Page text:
Sweeping the sheds

A few years ago, my spouse was living in Paris. And, of course, we wanted to make the most out of staying in such a beautiful city. As we both have a passion for sports, we decided to learn more about rugby as this is big in France.

In England, where the sport originated, there is an old saying: “Football is a gentleman’s game played by hooligans, and rugby is a hooligan’s game played by gentlemen.”

To learn more, we decided to follow the Rugby World Cup. Besides the intensity of the game and the total commitment and passion from everyone involved, what stood out to us was the strong team spirit and how the teams came across as united and harmonized collectives. This has very little to do with individual strengths or someone’s “unique qualities”. It became clear that in rugby, no-one is above the team. It is all about cohesiveness and collaboration, about standing shoulder to shoulder, reaching out, helping, supporting and carrying the burden together.

What is equally clear is that the collective effort is there for a clear purpose: to win!

In rugby, no one is above the team. It's about unity and cooperation - and winning!

In “Legacy” by James Kerr, the author describes some of the key leadership principles of the All Blacks, New Zealand’s wildly successful national rugby team.

One of them is not being too big for the small things:

Sweeping the sheds.
Doing it properly.
So no-one else has to.
Because no-one looks after the All Blacks.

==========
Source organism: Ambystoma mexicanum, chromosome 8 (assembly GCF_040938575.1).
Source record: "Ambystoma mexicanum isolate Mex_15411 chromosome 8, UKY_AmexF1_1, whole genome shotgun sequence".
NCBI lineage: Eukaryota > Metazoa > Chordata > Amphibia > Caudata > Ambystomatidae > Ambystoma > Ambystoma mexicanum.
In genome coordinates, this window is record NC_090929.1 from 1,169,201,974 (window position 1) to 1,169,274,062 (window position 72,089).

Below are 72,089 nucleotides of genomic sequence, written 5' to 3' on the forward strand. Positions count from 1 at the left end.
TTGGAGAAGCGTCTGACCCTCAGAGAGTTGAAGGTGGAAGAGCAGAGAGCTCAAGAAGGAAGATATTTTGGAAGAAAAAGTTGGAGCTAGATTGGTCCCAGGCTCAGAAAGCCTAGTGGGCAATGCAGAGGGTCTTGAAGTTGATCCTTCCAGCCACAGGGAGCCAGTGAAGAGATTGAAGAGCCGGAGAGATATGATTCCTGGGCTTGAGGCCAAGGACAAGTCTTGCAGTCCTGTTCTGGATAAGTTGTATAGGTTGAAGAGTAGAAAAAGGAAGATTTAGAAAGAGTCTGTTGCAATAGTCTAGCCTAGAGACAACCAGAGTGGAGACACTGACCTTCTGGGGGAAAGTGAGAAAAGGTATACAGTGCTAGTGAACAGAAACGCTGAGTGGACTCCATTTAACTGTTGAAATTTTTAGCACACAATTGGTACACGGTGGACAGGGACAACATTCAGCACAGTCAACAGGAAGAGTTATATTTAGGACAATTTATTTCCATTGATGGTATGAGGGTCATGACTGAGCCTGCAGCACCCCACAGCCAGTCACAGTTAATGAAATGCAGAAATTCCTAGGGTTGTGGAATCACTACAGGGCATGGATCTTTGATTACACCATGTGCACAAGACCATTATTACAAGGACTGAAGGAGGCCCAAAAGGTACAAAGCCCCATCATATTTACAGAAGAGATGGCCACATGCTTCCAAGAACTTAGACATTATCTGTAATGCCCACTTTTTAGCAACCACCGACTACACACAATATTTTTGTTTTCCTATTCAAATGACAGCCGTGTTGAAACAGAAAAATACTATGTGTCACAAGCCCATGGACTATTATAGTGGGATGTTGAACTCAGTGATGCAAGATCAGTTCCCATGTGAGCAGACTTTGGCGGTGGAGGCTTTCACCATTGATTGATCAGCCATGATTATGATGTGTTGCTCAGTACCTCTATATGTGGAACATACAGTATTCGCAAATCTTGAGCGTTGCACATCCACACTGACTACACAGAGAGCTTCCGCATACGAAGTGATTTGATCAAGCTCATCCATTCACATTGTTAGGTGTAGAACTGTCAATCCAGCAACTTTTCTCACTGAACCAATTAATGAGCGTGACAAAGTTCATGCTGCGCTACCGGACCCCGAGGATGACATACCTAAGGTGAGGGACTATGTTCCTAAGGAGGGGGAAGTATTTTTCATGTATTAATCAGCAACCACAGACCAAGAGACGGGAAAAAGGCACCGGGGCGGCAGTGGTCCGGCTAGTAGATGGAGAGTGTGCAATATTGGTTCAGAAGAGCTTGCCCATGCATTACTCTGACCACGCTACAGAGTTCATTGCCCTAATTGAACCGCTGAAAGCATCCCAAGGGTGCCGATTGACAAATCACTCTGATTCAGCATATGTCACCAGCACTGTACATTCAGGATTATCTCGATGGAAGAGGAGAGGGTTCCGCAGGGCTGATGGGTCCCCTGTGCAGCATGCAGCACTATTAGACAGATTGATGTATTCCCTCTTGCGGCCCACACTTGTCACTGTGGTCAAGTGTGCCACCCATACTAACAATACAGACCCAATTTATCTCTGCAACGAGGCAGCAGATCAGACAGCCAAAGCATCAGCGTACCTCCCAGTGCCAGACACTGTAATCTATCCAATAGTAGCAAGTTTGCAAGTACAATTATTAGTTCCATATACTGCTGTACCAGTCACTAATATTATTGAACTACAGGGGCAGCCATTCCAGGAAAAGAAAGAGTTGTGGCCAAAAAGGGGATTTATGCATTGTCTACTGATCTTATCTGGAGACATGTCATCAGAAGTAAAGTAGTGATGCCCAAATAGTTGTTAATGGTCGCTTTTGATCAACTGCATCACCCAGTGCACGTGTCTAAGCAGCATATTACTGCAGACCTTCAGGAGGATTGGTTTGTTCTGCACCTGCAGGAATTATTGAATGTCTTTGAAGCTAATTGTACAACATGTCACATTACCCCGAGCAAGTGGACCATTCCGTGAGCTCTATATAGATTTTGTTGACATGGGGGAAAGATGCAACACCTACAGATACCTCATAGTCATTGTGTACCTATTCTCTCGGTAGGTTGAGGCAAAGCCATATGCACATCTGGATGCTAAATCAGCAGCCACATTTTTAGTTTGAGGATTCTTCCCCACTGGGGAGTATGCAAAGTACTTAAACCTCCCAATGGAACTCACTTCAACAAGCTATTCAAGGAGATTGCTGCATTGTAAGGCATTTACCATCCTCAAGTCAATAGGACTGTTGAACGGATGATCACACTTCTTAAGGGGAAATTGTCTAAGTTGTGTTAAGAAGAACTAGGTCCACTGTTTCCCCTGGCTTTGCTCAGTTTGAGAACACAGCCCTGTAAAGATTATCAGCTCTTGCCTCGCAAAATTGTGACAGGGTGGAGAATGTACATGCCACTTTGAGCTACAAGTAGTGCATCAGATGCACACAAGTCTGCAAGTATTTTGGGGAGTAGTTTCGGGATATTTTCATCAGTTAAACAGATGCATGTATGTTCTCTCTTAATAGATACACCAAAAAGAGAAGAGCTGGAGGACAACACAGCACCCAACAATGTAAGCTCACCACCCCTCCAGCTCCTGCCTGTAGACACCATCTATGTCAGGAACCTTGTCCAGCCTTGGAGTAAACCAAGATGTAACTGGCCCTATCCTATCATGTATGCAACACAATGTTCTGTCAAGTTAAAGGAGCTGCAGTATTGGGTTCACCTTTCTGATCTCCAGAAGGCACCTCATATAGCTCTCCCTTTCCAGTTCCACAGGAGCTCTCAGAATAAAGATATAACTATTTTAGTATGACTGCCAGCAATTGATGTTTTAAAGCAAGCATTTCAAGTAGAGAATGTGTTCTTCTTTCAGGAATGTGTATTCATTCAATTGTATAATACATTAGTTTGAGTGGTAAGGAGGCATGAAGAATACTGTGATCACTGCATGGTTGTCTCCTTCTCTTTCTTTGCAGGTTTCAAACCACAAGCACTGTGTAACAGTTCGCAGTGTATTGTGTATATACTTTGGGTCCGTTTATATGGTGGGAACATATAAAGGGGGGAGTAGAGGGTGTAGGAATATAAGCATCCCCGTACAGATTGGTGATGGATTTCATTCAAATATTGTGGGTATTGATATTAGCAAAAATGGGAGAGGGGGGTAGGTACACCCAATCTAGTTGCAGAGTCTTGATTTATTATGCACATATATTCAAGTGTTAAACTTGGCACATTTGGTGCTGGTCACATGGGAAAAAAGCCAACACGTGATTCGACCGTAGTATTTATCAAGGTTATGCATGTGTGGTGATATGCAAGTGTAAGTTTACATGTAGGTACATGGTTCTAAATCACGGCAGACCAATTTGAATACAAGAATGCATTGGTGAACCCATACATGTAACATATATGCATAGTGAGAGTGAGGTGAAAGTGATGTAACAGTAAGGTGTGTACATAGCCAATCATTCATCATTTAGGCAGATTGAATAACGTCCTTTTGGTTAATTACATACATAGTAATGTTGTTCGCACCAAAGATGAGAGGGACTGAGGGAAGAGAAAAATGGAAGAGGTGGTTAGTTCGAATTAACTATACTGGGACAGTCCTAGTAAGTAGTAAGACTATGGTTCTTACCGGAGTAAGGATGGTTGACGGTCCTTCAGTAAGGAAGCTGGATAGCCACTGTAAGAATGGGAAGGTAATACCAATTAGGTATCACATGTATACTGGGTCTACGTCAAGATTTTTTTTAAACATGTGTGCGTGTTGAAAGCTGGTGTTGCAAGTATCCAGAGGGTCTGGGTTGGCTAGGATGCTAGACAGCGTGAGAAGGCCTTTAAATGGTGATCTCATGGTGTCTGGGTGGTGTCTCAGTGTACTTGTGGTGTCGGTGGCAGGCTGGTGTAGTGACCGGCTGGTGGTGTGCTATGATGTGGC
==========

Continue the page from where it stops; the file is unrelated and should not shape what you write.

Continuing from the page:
The All Blacks look after themselves.

The All Blacks is perhaps the most successful sports team ever. Over a period of one hundred years, they have achieved a win-rate in excess of 75 percent. Systematic and conscious decisions and priorities are behind the success. They have, for instance, worked hard to establish a culture based on both individual character and personal leadership. Their philosophy is: “Better People Make Better All Blacks.”

One of the ways this manifests itself is in their practice of “sweeping the shed”. The shed is a figurative name for the locker room. Before leaving at the end of the game, the highest profiles in world rugby tidy up after themselves. They literally “sweep the shed.” This is described as an example of personal humility, one of the most important All Blacks values.

Is the management team walking the walk or just talking the talk? Are we sweeping the sheds?

The All Blacks is one of the strongest brands in the world. I think we can all learn from this. What is my “brand” as a leader going to be? What characterizes my leadership, and how can I work to become an even better version of myself? How do I ask for and receive feedback that makes me see myself through the eyes of others? These are essential questions for us as leaders on an individual level, but equally important for management teams.

In many organizations, there are negative and cynical stories about the management team. I guess we all have heard them: “the ivory tower”, “detached” and “derailed”. I think the critical question is: Is the management team walking the walk or just talking the talk?

My promise is to put this discussion on the agenda for my team. Are we “sweeping the sheds”? Are we really engaged, are we sufficiently collaborative, and do we do what is necessary to increase the knowledge of others?

If we get this right, I believe we become better human beings and create better companies. And not to forget, our win-rate may become just as good as the one demonstrated by All Blacks!

Best, Klaus-Anders

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